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Sometimes known as a type of substitution swap, a substitution effect is a term used to describe how a price change affects the purchasing activity of consumers. This particular phenomenon is actually one of two distinct effects that may occur as the result of a price change. Typically, a substitution effect refers to situations in which the consumer is motivated to buy less of a high-priced product and replace it with a product that costs less.
One of the factors involved with a substitution effect is the assumption that the income level of the consumer does not change. Only the price has changed. The implication is that if the price had remained at the former level, the consumer would have no motivation to make a change, since he or she considered the former price equitable. Unlike income effect, where the consumer’s income does shift, this particular phenomenon focuses squarely on the impact of the price change in causing consumers to alter their purchasing habits so they continue to receive the same quantity without spending any more money.
It is important to note that the substitution effect does not indicate consumers simply stop purchasing the higher-priced product altogether. Instead, they reduce consumption of that product while increasing consumption of the lower-priced product. While the small difference in price was not formerly enough to motivate the consumer to try the lower-priced product, the increase in the price of the favored product made the savings more attractive and prompted the change.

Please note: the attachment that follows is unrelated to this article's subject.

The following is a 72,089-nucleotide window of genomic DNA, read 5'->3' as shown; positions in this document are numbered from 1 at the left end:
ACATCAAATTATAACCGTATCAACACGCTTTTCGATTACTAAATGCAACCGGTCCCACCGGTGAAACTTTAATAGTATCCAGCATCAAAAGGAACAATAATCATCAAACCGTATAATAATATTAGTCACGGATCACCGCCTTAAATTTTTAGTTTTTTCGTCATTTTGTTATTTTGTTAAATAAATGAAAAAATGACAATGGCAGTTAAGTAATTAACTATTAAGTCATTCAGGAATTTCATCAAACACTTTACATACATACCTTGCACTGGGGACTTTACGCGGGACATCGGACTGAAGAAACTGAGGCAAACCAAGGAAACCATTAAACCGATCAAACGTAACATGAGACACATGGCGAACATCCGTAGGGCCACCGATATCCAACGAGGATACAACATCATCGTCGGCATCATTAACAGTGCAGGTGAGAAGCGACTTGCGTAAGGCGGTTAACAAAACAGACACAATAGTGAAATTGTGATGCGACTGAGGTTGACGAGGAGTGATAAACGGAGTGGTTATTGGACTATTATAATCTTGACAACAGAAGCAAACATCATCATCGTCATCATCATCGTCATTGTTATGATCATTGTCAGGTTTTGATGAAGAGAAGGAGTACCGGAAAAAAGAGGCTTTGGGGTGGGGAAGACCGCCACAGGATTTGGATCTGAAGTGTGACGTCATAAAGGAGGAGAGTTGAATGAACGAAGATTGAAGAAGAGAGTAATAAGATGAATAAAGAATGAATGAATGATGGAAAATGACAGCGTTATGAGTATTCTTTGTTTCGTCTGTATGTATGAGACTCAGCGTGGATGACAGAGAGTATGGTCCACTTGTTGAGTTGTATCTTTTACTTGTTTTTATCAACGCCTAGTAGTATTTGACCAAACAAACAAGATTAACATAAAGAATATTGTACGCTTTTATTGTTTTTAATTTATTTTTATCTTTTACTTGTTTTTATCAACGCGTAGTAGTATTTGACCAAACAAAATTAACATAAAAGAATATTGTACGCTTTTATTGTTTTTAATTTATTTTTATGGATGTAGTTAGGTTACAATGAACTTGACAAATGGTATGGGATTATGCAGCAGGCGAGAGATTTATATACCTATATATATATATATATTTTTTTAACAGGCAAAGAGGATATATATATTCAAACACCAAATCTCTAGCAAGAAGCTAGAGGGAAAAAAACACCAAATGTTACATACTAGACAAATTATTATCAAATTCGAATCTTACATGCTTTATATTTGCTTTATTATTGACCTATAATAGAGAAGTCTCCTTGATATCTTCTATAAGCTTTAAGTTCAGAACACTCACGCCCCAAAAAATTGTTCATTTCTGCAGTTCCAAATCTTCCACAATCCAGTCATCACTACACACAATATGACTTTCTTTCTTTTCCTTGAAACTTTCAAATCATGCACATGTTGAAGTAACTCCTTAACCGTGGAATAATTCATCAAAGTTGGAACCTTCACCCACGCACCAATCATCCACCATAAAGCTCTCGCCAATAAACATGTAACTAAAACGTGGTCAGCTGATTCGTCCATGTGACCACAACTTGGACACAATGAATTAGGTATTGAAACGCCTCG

This is often related to budgetary restraints, in that consumers attempt to keep their spending within a specific range. For example, if the price of a particular brand of canned green beans increases from $0.75 US dollars (USD) per can to $1.00 USD per can, some consumers may be motivated to try a house or store brand that is priced at $0.50 USD. Rather than buying four cans of the higher priced product, the consumer purchases two cans of each brand, effectively offsetting the price increase and spending the same amount of money in order to acquire the same quantity of canned green beans.
Products do not have to be alike in order to trigger a substitution effect. All that is required is the need to partially replace usage of a product that now carries a higher price tag with one that costs less. This means that if the price of hamburger increases noticeably, a household may choose to reduce its consumption of beef from four nights a week to three, while increasing consumption of the more economical chicken. Another approach would be to increase the consumption of vegetables while reducing the use of meat in several meals throughout the week.
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